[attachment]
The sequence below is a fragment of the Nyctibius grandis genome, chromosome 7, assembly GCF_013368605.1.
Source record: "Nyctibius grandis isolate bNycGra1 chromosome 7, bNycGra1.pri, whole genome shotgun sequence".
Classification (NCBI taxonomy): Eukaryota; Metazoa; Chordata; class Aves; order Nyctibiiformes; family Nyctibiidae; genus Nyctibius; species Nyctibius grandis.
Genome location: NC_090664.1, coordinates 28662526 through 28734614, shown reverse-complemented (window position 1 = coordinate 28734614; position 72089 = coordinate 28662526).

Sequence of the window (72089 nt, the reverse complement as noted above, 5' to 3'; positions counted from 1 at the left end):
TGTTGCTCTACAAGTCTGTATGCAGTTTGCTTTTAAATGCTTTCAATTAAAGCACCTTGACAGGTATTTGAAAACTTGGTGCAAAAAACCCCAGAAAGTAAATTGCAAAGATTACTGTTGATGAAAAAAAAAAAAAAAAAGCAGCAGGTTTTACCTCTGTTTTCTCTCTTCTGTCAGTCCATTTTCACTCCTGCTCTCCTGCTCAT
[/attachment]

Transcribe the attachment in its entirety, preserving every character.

The sequence below is a fragment of the Nyctibius grandis genome, chromosome 7, assembly GCF_013368605.1.
Source record: "Nyctibius grandis isolate bNycGra1 chromosome 7, bNycGra1.pri, whole genome shotgun sequence".
Classification (NCBI taxonomy): Eukaryota; Metazoa; Chordata; class Aves; order Nyctibiiformes; family Nyctibiidae; genus Nyctibius; species Nyctibius grandis.
Genome location: NC_090664.1, coordinates 28662526 through 28734614, shown reverse-complemented (window position 1 = coordinate 28734614; position 72089 = coordinate 28662526).

Sequence of the window (72089 nt, the reverse complement as noted above, 5' to 3'; positions counted from 1 at the left end):
TGTTGCTCTACAAGTCTGTATGCAGTTTGCTTTTAAATGCTTTCAATTAAAGCACCTTGACAGGTATTTGAAAACTTGGTGCAAAAAACCCCAGAAAGTAAATTGCAAAGATTACTGTTGATGAAAAAAAAAAAAAAAAAGCAGCAGGTTTTACCTCTGTTTTCTCTCTTCTGTCAGTCCATTTTCACTCCTGCTCTCCTGCTCAT